Access the full text.
Sign up today, get DeepDyve free for 14 days.
ABSTRACT— Is educational neuroscience a “bridge too far”? Here, we argue against this negative assessment. We suggest that one major reason for skepticism within the educational community has been the inadequate definition of the potential role and use of neuroscience research in education. Here, we offer a provisional definition for the emerging discipline of educational neuroscience as the study of the development of mental representations. We define mental representations in terms of neural activity in the brain. We argue that there is a fundamental difference between doing educational neuroscience and using neuroscience research results to inform education. While current neuroscience research results do not translate into direct classroom applications, educational neuroscience can expand our knowledge about learning, for example, by tracking the normative development of mental representations. We illustrate this briefly via mathematical educational neuroscience. Current capabilities and limitations of neuroscience research methods are also considered.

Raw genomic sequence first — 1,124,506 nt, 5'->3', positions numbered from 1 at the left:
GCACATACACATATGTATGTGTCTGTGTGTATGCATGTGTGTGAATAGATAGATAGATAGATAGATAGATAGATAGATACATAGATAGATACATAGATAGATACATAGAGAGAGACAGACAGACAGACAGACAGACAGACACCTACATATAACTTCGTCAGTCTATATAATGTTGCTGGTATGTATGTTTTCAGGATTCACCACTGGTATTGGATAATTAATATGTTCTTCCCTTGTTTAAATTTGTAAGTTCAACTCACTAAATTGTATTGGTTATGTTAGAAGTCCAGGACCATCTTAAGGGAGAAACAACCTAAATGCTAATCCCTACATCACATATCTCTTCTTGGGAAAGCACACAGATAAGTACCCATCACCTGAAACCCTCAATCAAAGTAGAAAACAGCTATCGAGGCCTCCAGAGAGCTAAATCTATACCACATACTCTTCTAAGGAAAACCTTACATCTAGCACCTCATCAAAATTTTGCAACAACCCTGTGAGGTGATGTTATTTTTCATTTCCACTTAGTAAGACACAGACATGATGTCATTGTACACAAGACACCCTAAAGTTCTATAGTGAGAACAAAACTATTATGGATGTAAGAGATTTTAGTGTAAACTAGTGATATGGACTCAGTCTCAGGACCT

Mind, Brain, and Education – Wiley
Published: Sep 1, 2007
Read and print from thousands of top scholarly journals.
Already have an account? Log in
Bookmark this article. You can see your Bookmarks on your DeepDyve Library.
To save an article, log in first, or sign up for a DeepDyve account if you don’t already have one.
To subscribe to email alerts, please log in first, or sign up for a DeepDyve account if you don’t already have one.
Copy and paste the desired citation format or use the link below to download a file formatted for EndNote
Reference ManagersExport to EndNote
To get new article updates from a journal on your personalized homepage, please log in first, or sign up for a DeepDyve account if you don’t already have one.